Officials and police in Anaheim, who have had enough of school students skipping classes habitually have turned to GPS devices in order to ensure that these children come to class. The Anaheim Union High School District became first of its kind in California last week when it implemented a six week long pilot program to test the implementation of GPS in schools. This model mandates those students of the seventh and eighth grades in the school who have been absent for more than four days without an excuse to carry around cellphone sized GPS devices manually. These devices give these children an automated phone call on the mornings of each of their working days to remind them that they need to get to their classes. It also requires these students to enter a code into the device five times a day to track their locations; this is done at the time of leaving home for school, the time when they arrive at school, at their lunch time, at the time of leaving school for home and at 8 p.m. in the night.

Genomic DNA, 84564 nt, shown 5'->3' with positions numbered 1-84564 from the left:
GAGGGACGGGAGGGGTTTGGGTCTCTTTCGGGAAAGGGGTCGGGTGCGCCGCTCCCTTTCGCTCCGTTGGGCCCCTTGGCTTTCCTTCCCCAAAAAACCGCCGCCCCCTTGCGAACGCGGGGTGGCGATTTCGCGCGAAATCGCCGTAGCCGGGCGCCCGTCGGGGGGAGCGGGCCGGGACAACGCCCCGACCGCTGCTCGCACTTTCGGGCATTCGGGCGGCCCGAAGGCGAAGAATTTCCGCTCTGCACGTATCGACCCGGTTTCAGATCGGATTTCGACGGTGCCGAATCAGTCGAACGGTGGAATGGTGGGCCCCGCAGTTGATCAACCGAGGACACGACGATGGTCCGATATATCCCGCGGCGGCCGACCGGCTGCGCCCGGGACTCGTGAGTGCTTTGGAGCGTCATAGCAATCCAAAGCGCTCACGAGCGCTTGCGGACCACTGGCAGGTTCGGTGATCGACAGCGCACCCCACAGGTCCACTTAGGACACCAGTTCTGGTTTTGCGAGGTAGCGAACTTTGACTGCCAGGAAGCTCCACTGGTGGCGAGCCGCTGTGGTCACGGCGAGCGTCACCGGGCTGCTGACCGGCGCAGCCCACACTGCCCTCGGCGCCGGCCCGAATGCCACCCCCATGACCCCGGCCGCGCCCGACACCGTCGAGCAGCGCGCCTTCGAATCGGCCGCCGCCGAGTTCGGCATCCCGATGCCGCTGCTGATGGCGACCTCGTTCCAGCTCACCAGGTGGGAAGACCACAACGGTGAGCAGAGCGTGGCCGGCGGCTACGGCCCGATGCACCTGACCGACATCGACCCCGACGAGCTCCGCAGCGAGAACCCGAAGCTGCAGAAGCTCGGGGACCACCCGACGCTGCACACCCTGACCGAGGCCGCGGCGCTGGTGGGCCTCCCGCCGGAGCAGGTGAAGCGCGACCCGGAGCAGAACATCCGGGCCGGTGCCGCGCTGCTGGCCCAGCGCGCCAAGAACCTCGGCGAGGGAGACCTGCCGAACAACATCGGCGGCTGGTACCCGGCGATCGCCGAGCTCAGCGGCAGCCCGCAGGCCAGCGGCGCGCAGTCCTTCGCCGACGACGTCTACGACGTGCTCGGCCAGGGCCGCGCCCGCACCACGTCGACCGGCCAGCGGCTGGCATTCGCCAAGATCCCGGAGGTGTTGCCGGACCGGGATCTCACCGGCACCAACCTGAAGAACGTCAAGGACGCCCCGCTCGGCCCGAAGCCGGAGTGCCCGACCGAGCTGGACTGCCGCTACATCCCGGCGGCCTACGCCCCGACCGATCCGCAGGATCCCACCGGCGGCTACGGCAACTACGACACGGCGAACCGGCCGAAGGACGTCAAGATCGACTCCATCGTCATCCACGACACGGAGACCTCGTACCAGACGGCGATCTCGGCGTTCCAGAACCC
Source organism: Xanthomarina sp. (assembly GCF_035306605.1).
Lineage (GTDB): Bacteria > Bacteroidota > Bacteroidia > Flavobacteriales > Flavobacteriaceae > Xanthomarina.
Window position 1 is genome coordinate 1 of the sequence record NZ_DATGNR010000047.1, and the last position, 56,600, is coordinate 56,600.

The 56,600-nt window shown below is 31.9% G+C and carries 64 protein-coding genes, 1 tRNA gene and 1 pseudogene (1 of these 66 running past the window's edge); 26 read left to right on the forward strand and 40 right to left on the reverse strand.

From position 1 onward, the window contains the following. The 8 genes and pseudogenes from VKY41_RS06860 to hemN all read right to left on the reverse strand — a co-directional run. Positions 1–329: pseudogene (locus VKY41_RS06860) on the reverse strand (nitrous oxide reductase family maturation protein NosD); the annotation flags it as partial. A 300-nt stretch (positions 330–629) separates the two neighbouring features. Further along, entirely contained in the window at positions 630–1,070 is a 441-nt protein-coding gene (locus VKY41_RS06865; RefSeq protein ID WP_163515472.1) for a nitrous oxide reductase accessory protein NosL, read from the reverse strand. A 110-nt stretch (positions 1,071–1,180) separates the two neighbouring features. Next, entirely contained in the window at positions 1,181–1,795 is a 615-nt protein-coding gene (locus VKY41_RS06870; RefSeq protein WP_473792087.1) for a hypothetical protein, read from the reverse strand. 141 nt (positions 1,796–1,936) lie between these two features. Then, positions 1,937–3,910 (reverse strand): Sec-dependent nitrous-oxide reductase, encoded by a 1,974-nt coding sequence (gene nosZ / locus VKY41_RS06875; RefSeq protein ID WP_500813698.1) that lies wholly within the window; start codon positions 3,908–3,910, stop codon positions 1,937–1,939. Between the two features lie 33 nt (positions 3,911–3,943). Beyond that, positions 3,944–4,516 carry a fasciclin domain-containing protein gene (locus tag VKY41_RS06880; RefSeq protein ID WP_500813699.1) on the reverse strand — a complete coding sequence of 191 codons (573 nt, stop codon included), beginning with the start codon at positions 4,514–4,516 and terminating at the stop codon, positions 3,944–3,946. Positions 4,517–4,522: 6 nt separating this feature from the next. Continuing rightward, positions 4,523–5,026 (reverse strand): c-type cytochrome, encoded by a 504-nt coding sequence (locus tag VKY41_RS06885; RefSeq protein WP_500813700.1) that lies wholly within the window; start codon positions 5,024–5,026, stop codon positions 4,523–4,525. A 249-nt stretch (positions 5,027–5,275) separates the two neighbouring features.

Adult coaches have also been assigned to these students to monitor their progress by calling them at least three times a week and to help them with suggesting effective methods to be able to get to the class on time. This is opted for by both the parents and the students themselves as missing a lot of classes without an excuse could lead to anything from continuation school to a penalty up to potentially being sent to juvenile hall. According to the authorities, the idea behind the move is not to impose it as a punishment, but to help inculcate punctuality and regularity towards studies in these children. The funding for the project is being handled by a state grant.